Meet Layton Weekes: A UVU graduate working in her field!


What in the World?

I didn’t realize I was adopted until I was eight years old, watching a home movie. Everybody was celebrating, and I was like, “What in the world?” I asked my mom, and she said, “Oh, yeah, that’s your adoption party.” It was a shock. To no fault of my parents, I reacted negatively. I hid in my room. It went south for a little bit.

My parents gave me the space they obviously saw I wanted, which helped a lot because I was able to go through what I was thinking and process my emotions. And even at eight, I realized I was in a loving home. These are my parents. I’ll just have to figure out where I really came from someday. These people wanted me. They chose me. And that became the running joke — that I was chosen.

Layton surrounded by her family on her wedding day.

Forensic Files

I started watching “Forensic Files” when I was four years old. “Forensic Files” is a real-crime show from the 1990s where they solved crimes with modern technology. Probably not the most kid-friendly show, but I had the dream of becoming a forensic scientist at six or seven years old.

I’m a first-generation student, and my parents understood the importance of going to school. It was their dream that each of us five kids would graduate from college, so it was a big push.

It honestly wasn’t my first choice to pick Utah Valley University as the school I would go to — first, because it snows here — but UVU has the most affordable and accredited program for forensics on the entire West Coast, and that was a big driving factor.

Layton in a hazmat suit and gloves holding a pillow and smiling at the camera.

Real Knowledge for the Workforce

Amie Houghton is the best person I have ever met in my entire life. She lives and breathes forensics. I’ve never met someone who purposely tries to create a relationship with every student. I sound like I’m trying to build her up on a platform, but she really is just amazing. She’s the one who has fought for funding to get supplies. The one that fought to get the program accredited.

You can only learn so much in a classroom, especially when you’re choosing a hands-on field. Forensic science at UVU is amazing, but we are limited in the classes that are offered. Amie Houghton would send out email blasts of job opportunities and training that we as students could go complete, and she pushed each of us to go find an internship.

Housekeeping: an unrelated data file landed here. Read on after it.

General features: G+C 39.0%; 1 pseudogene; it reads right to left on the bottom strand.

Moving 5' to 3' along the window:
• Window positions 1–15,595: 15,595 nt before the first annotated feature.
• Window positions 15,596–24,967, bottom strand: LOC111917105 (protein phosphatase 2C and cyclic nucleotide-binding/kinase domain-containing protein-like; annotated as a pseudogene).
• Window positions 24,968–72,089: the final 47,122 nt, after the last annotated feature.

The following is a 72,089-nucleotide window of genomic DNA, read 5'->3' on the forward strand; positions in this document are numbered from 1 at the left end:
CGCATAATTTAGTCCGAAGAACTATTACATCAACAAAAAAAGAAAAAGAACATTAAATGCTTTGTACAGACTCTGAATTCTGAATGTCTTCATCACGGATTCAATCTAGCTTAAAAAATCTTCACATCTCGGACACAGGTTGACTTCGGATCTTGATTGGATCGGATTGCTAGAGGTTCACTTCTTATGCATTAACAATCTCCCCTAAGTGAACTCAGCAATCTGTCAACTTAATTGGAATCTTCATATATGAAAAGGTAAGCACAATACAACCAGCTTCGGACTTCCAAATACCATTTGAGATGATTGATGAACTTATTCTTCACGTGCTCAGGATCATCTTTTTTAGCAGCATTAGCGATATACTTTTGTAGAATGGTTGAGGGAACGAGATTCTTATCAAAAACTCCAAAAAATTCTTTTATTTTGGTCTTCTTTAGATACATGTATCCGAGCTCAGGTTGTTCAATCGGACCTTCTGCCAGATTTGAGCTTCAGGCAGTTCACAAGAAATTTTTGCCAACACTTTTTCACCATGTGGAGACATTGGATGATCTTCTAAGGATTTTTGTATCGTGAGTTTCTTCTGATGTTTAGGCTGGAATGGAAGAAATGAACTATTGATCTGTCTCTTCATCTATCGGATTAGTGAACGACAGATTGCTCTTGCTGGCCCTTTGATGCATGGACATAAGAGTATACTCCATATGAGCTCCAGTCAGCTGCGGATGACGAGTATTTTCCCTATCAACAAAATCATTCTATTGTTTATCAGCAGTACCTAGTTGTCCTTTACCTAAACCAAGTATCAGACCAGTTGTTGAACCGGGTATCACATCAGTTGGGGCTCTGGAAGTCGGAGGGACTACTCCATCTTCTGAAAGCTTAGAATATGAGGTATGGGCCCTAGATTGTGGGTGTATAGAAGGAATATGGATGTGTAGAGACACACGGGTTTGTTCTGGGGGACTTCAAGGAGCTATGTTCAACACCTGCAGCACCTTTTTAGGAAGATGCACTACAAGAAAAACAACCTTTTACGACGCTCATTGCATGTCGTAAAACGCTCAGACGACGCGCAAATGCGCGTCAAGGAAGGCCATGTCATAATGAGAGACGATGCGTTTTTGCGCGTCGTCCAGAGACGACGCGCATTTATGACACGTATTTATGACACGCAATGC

I was able to intern as an autopsy assistant at the office of the medical examiner in Taylorsville, Utah. That, by far, is the best thing I’ve ever done for myself. I think there’s no other way that I would have learned how tedious you need to be or what it means to be disassociated with forensics in terms of what you’re seeing and what you’re processing mentally.

Not only was that my greatest moment, but it was also just a personal victory because I knew that I had chosen the right career for me. I was able to withstand what I was seeing every time I would go into my internship. It was just so much fun to be able to say, “Yes, I learned this in school, but it’s real knowledge that I’m actually using in the workforce.”

Layton holding her diploma while in her cap and gown smiling.

Killer Job

I now work full time at UVU. I am an admin for the associate vice president of development. It’s not directly related to forensics, but I’m still able to be in touch with Amie, who is the program director of forensics.

I have enjoyed working at UVU, but I have dedicated my entire life since elementary school to learning science and forensics. I 100% want to work in forensics very, very soon. I don’t know if that’ll be as a clerk or as an autopsy assistant like I was able to do in my internship, but I have a very strong passion for forensics. I hope that I’m able to continue building contacts and my relationship with the program director here at forensics so that when I’m ready to move on, I’m going to have a killer job.

Advice to UVU Students: Find Your People

My current advice for anyone going to UVU is to have a friend. You're supposed to be having fun on top of learning, and you need friends to do that.

Layton with 2 males and a female in hiking clothes on a mountain interlocking arms and smiling at the camera.


UVU Forensics Science Director Amie Houghton

UVU Forensic Science program


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